- [show abstract] [hide abstract]
ABSTRACT: Parasitic infection is frequently accompanied by a downregulation in host cell-mediated immunity. Recent studies suggest that this modulation of helper T cells and effector cell function can at least in part be attributed to the action of a set of inhibitory cytokines produced by T lymphocytes as well as by a number of other cell types. The best characterized of these inhibitory lymphokines are IL-4, IL-10 and TGF-beta. Interestingly, both IL-4 and IL-10 are produced by the Th2 but not the Th1 subset of CD4+ helper cells. The former subset dominates in many situations of chronic or exacerbated parasitic infection and is thought to suppress Th1 function as a consequence of the cross-regulatory activity of these two cytokines. The latter hypothesis is supported by recent experiments demonstrating that mAb-mediated neutralization of IL-10 reverses suppressed IFN-gamma responses and/or disease susceptibility in mice with parasitic infections. In vivo neutralization of TGF-beta has also been reported to increase host resistance to parasite challenge. In addition to suppressing T-cell differentiation, function or proliferation, IL-4, IL-10 and TGF-beta each inhibit the ability of IFN-gamma to activate macrophages for killing of both intracellular and extracellular parasites. Moreover, the three cytokines are able to synergize with each other in downregulating these parasiticidal effects. Interestingly, each of the cytokines inhibits the production of reactive nitrogen oxides, an effector mechanism previously demonstrated to play a major role in parasite killing by activated macrophages. In the case of IL-10, this suppression of nitrogen oxide production appears to result from an inhibition of TNF-alpha synthesis leading to defective macrophage stimulation. While distant from parasites in their biology and phylogeny, some retroviruses also appear to induce an over-production in downregulatory cytokines which is closely associated with the onset of immunodeficiency. Thus, in an animal model involving infection of mice with LP-BM5 MuLV and in human HIV infection, Th2 (IL-10 and/or IL-4) cytokine synthesis is increased while Th1 (IFN-gamma and/or IL-2) cytokine production is suppressed. These observations suggest that cytokine-mediated cross-regulation may play a role in the pathogenesis of acquired immune deficiency disease, contributing both to the progression of retroviral infection and the increase in susceptibility to opportunistic infections and malignancy. Observations of similar cytokine cross-regulatory activities in organisms as diverse as helminths, protozoa and retroviruses predict that comparable mechanisms may operate in a wide variety of infectious diseases.Immunological Reviews 07/1992; 127:183-204. · 12.16 Impact Factor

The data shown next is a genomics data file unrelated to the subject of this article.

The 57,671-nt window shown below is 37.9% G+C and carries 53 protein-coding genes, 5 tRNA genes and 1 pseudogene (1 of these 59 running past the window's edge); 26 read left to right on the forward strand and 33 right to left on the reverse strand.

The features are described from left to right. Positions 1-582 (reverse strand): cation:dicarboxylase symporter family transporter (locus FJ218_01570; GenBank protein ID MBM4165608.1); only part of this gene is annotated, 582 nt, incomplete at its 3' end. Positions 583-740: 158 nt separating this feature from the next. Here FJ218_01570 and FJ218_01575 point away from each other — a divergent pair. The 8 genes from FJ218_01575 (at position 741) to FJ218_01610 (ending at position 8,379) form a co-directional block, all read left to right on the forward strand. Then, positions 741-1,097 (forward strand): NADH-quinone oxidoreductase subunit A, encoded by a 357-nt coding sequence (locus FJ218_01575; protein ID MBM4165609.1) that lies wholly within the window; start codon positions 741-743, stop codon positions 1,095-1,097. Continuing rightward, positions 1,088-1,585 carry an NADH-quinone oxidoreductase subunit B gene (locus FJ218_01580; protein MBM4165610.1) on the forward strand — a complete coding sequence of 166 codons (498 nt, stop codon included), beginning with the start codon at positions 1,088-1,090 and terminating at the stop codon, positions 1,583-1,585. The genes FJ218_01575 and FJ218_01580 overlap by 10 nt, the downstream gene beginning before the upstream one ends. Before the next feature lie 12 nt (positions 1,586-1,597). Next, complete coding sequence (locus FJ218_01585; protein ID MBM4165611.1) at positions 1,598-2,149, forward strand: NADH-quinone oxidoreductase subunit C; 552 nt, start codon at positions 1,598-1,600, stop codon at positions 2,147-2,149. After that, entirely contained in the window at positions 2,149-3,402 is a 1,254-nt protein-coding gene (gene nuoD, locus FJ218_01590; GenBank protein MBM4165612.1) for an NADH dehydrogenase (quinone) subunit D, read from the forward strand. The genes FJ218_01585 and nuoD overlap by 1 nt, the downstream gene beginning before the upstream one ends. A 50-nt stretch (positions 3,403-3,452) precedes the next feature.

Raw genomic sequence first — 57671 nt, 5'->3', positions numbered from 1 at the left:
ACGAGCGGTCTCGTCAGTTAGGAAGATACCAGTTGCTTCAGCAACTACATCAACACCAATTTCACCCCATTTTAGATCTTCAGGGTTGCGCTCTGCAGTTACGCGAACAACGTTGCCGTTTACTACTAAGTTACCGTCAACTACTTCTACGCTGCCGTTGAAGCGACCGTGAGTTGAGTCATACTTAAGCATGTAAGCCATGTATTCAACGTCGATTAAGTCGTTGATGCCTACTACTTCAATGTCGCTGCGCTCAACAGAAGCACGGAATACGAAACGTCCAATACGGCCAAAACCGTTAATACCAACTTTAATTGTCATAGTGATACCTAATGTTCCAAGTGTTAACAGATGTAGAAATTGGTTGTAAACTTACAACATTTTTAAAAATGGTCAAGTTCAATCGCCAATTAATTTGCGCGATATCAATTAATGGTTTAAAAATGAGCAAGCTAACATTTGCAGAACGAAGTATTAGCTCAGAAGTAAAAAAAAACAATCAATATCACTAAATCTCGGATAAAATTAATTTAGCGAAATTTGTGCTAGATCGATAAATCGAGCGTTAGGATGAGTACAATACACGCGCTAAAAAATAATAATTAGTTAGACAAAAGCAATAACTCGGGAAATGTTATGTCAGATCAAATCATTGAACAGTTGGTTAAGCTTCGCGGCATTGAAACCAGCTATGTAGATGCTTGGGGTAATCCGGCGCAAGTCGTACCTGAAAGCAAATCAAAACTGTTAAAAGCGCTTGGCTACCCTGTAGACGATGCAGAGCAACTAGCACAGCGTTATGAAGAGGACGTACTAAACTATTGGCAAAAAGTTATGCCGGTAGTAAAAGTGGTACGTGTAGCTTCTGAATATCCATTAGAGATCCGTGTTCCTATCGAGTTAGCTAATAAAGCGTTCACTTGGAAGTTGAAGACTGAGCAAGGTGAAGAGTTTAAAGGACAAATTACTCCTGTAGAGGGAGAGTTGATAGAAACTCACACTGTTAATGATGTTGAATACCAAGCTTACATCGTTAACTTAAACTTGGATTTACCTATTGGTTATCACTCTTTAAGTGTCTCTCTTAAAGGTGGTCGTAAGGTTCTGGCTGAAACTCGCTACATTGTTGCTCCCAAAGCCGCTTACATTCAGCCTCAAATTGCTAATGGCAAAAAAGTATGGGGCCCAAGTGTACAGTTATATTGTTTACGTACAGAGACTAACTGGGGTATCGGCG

- [show abstract] [hide abstract]
ABSTRACT: Neospora caninum infection was diagnosed in 5 young dogs from 2 litters with a common parentage. The pups were born healthy, but developed hind limb paresis 5 to 8 weeks after birth. The predominant lesions were polyradiculoneuritis and granulomatous polymyositis. Neospora caninum was seen microscopically in sections of naturally infected pups, and was isolated in cell cultures, mice, and dogs inoculated with infected canine tissues. Antibodies to N caninum were detected in sera of infected dogs by indirect fluorescent antibody test.Journal of the American Veterinary Medical Association 12/1988; 193(10):1259-63. · 1.72 Impact Factor